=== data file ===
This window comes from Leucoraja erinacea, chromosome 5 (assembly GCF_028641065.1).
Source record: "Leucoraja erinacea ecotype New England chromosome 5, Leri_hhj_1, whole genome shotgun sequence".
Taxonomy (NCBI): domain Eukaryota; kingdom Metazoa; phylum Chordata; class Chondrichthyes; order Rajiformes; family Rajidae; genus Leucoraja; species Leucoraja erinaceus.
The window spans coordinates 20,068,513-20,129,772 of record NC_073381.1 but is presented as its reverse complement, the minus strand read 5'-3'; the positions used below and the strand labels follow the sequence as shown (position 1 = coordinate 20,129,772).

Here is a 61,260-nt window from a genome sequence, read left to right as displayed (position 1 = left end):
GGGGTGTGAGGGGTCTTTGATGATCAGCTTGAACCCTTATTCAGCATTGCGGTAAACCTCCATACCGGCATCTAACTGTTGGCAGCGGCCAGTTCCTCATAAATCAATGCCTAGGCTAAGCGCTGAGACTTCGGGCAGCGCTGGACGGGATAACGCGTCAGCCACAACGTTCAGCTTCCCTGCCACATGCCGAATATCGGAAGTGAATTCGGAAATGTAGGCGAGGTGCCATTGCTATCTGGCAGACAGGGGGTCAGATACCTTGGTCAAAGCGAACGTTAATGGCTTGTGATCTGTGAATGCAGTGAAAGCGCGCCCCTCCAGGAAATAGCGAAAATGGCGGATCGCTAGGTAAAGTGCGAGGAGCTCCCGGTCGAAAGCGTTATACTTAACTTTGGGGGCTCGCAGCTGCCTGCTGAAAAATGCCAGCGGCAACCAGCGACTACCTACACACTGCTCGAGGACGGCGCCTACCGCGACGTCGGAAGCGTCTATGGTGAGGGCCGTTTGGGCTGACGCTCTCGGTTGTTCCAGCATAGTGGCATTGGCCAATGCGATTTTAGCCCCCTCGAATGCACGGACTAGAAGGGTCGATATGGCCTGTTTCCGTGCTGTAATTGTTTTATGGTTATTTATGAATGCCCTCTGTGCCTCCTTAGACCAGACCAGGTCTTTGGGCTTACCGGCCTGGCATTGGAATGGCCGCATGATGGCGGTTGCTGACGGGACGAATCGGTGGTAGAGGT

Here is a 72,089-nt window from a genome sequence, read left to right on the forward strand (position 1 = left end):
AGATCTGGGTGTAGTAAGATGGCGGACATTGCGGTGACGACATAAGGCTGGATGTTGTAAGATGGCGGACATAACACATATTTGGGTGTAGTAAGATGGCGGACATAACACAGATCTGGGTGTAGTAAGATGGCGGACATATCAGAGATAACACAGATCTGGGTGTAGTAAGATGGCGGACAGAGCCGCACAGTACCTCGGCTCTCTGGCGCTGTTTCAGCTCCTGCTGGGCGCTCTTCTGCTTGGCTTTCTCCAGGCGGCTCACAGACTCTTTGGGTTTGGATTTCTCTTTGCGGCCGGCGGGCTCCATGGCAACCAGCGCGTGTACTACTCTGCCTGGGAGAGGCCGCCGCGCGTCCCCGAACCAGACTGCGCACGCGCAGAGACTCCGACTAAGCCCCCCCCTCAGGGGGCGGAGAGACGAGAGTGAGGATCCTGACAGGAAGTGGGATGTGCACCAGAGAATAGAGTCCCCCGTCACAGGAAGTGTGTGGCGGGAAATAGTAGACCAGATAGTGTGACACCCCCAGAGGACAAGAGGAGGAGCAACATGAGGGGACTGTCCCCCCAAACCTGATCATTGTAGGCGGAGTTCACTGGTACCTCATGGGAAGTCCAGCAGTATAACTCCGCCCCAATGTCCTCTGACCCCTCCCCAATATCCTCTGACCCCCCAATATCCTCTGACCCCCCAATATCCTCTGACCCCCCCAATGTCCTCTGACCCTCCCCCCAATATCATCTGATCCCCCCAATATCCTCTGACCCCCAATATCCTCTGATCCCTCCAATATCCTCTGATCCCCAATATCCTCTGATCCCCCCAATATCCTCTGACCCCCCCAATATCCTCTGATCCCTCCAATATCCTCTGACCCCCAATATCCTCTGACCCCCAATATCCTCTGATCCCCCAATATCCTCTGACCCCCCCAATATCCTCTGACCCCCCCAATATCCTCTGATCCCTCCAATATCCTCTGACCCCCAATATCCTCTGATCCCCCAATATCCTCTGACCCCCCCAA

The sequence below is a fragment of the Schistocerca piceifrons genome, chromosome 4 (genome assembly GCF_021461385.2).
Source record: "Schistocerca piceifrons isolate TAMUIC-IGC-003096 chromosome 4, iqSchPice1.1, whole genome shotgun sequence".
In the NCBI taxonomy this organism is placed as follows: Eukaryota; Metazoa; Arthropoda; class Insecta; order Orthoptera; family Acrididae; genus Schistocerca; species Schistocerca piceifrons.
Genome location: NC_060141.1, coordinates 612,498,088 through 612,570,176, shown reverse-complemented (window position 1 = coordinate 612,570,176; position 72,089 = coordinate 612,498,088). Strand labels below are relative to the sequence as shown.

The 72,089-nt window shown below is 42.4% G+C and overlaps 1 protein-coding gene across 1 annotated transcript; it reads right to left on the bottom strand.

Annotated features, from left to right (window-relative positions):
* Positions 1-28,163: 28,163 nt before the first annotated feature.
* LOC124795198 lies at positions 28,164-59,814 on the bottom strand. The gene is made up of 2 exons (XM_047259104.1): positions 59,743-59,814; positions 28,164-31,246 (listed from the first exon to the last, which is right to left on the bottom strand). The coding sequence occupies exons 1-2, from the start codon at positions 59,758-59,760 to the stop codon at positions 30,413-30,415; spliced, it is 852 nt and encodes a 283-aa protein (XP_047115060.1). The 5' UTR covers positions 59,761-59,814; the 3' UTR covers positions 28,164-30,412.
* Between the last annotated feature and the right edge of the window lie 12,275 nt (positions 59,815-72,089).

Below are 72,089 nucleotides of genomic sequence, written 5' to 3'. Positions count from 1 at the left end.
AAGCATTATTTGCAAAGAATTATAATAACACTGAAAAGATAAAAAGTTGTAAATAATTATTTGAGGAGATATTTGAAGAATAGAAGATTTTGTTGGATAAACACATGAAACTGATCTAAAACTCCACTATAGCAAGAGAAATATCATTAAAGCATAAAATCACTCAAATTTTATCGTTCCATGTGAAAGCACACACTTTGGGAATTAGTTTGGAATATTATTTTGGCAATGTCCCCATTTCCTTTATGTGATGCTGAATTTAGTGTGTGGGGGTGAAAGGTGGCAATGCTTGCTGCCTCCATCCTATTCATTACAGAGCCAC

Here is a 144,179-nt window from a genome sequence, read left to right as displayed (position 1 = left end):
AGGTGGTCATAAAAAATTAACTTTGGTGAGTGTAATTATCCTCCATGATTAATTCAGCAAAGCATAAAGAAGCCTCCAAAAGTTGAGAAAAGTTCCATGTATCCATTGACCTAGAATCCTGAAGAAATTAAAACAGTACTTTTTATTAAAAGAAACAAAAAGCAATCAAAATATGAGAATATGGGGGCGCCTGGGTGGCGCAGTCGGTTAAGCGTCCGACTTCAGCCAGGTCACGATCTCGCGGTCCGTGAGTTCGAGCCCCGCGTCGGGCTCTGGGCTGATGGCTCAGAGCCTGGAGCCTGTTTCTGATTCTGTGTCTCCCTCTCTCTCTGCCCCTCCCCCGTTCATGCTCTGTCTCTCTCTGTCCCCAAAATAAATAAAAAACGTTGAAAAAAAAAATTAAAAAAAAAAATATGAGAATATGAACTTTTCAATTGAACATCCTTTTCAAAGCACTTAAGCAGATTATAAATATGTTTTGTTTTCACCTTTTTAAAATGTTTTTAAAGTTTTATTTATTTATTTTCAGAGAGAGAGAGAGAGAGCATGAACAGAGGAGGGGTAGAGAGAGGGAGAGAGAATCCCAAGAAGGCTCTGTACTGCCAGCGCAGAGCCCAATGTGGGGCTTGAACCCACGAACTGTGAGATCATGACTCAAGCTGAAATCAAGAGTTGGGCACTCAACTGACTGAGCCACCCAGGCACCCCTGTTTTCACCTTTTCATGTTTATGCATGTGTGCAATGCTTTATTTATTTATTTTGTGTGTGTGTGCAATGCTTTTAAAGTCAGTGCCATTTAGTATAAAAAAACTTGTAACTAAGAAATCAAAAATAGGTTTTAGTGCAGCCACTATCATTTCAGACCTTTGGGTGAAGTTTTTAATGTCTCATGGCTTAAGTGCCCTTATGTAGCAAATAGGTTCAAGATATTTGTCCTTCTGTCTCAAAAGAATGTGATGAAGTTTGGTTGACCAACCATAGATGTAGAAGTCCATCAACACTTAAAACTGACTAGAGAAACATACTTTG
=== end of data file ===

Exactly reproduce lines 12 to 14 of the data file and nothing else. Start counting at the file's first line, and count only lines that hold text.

Genome location: NC_060141.1, coordinates 612,498,088 through 612,570,176, shown reverse-complemented (window position 1 = coordinate 612,570,176; position 72,089 = coordinate 612,498,088). Strand labels below are relative to the sequence as shown.

The 72,089-nt window shown below is 42.4% G+C and overlaps 1 protein-coding gene across 1 annotated transcript; it reads right to left on the bottom strand.

Annotated features, from left to right (window-relative positions):